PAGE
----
Stand-up comedians have a saying that "you're only as good as your last gig." The same goes for computer technology. What you have to assume is that someone somewhere has a business plan which involves, er, attracting all your customers. \nTo date, there are only two known defensive strategies. One consists of "locking in" said customers so that they have to be very determined to go elsewhere. This is the Microsoft Way. The other is to make your next product even more sensational than its predecessor. \nTo date, few companies have managed this trick. \nThe US$64 billion question at the moment is whether Google, the world's favorite search engine, will manage to pull it off. \nIts spectacular success revealed that Internet searching is a very big business. Something like 550 million search requests are entered every day worldwide (245 million of them in the US and 77 percent through Google). \nGoogle has shown that selling advertising based on searches can be very lucrative. And it is estimated by industry watchers that the annual paid-placement advertising revenue generated by Web searches will reach about US$7 billion by 2007 (as compared with US$3 billion last year). \nIf Google's current share of searching continues, that means the company could look forward to annual revenues of nearly US$5.5 billion in three years' time. \nAh, that magic word, "if"... The great thing about capitalism is that the prospect of annual revenues of US$5.5 billion tends to concentrate minds. So far, in relation to Google, those minds have been focused in two directions. \nThe first involves trying to get a slice of Google's action. The company is heading for a stock-market flotation this year and -- if industry rumors are to be believed -- this could be the biggest thing since Netscape went public on Aug. 9, 1995. \nNetscape shares were conservatively priced at US$28, opened at US$71 and went as high as US$74 in the most frantic day's trading since the Wall Street crash. \nSomething similar could happen with Google. And this, in turn, might have wider implications, because it was the Netscape launch that triggered the technology boom/bubble. \nIt was what awakened non-techies to the notion that there might be money in that Internet thingummy. \nGiven that the stock market is slowly shaking off the rueful technophobia that has afflicted it since 2001, could Google's flotation triggers another avalanche? \nThe second direction in which search-related revenue concentrates minds leads to the quest for technology that is better than Google's. \nA lot of brainpower is being focused on this question. \nSome of us are old enough to remember when AltaVista was the best search engine there ever had been. Then one day Google was launched and we never used Alta-Vista again. But all that means is that Google is the new AltaVista, and the question is: what lies around the corner? \nThere's no doubt that Google represented a great advance. But there is no such thing as perfection in this business. Surveys indicate that almost a quarter of users don't find what they're looking for in the first set of links returned by a search engine. \nThat's partly because, in the words of MIT's Technology Review newsletter, "the precious needles of information we seek are buried under a haystack that grows by some 60 terabytes every day. [A terabyte is 1024 gigabytes.] And it's why fierce competition in the search industry is certain to continue, especially as companies implement a host of new technologies, such as natural-language processing and machine learning." \nAlready, there is interesting potential competition for Google. \nThere's Teoma (www.teoma.com), for example, which uses the existence of subject-based communities to home in on an answer to a search query. Then there's Mooter (www.mooter.com), which uses ideas from psychology, software and neural networks to create a ranking algorithm that learns from the user as a search progresses. \nAnd there are several research efforts aimed at finding ways of searching the "deep Web" -- that is the huge reserve of documents buried in corporate and official databases which only become published Web pages if a particular search query asks for them. \nFurthermore, of course, there is Microsoft. There is always Microsoft. Bill Gates has made it clear that he sees searching as Microsoft's business. \nThe company has a huge research and development effort devoted to it. \nAnd it plans to use its, er, "infrastructural advantage" [monopoly] to build natural language searching into "Longhorn" -- the next release of its operating system, due next year or 2006.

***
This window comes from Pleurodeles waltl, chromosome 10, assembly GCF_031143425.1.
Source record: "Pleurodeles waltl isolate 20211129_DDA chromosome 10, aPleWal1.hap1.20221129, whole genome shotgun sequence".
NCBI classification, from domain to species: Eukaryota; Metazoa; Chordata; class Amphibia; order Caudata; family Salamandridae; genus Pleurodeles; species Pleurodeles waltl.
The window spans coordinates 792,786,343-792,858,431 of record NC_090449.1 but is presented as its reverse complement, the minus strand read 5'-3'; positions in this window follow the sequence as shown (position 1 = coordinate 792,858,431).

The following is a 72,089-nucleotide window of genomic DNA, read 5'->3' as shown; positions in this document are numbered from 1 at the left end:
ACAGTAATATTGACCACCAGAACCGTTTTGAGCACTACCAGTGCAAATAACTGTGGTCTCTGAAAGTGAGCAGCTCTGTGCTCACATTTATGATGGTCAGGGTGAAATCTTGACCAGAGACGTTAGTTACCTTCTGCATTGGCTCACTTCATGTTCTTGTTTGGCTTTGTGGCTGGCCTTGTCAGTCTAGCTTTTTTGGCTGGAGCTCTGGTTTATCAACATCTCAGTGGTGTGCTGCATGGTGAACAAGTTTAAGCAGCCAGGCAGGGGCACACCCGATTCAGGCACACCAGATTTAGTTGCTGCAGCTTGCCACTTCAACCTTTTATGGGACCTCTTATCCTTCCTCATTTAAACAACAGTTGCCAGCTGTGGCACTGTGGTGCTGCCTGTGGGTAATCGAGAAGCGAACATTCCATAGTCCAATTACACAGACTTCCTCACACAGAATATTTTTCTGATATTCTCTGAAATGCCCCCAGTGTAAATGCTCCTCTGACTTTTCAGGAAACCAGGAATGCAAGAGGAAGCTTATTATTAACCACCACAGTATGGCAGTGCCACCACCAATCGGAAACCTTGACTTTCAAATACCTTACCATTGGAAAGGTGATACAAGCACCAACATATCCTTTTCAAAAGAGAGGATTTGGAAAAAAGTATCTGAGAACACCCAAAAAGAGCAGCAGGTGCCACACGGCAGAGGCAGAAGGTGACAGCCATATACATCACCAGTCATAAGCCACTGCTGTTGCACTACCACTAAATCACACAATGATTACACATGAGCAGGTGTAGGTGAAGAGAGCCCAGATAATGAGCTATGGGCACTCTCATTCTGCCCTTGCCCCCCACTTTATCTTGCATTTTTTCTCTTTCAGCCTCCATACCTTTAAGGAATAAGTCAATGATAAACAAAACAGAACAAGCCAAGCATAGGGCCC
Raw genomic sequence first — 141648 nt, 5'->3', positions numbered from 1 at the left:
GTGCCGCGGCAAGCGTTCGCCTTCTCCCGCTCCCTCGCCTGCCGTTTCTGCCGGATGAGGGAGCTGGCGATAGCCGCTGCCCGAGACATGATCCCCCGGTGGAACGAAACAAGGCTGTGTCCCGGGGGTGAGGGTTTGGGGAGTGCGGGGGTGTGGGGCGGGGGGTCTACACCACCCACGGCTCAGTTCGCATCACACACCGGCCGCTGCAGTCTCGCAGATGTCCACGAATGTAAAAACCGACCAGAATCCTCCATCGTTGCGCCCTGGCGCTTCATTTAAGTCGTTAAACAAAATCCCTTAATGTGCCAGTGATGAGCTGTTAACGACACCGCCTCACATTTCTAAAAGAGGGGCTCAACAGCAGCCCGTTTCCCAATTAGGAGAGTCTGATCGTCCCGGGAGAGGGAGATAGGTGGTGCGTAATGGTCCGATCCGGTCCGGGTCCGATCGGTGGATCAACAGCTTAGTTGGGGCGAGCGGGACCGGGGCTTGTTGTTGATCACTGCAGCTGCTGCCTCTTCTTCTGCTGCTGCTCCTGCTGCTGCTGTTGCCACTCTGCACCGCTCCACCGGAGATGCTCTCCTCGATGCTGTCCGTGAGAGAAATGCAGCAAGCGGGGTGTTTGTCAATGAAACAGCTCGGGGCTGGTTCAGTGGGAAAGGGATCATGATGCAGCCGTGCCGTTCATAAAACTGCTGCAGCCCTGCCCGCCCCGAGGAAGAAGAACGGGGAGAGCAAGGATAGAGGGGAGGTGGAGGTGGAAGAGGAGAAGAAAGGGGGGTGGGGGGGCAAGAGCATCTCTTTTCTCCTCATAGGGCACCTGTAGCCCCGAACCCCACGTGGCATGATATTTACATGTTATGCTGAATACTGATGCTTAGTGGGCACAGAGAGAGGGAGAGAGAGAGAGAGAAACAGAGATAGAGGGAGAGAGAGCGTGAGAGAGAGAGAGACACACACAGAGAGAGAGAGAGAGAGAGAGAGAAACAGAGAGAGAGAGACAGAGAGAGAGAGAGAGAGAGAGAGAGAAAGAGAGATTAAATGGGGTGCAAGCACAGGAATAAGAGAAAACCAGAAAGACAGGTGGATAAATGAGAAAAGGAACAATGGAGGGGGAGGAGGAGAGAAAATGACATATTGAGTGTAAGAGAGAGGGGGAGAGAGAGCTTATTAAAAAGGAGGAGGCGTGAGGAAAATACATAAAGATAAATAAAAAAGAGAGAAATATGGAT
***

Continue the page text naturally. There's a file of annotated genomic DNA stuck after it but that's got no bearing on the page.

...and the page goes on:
BUSY DAY: The same day the USS ‘Barry’ passed through the Strait, Taiwan was ending its Han Kuang military exercises, while China said it conducted an exercise near Taiwan A US Navy ship on Friday sailed through the Taiwan Strait, marking the ninth time a US military vessel has transited the Strait since US President Joe Biden took office in January. The USS Barry, an Arleigh Burke-class guided-missile destroyer, conducted a “routine” transit through the Strait, the US Navy said in a statement, adding that the journey through international waters was conducted “in accordance with international law.” “The ship’s transit through the Taiwan Strait demonstrates the US’ commitment to a free and open Indo-Pacific,” the US Navy said. “The United States military flies, sails and operates anywhere international law allows.” The Ministry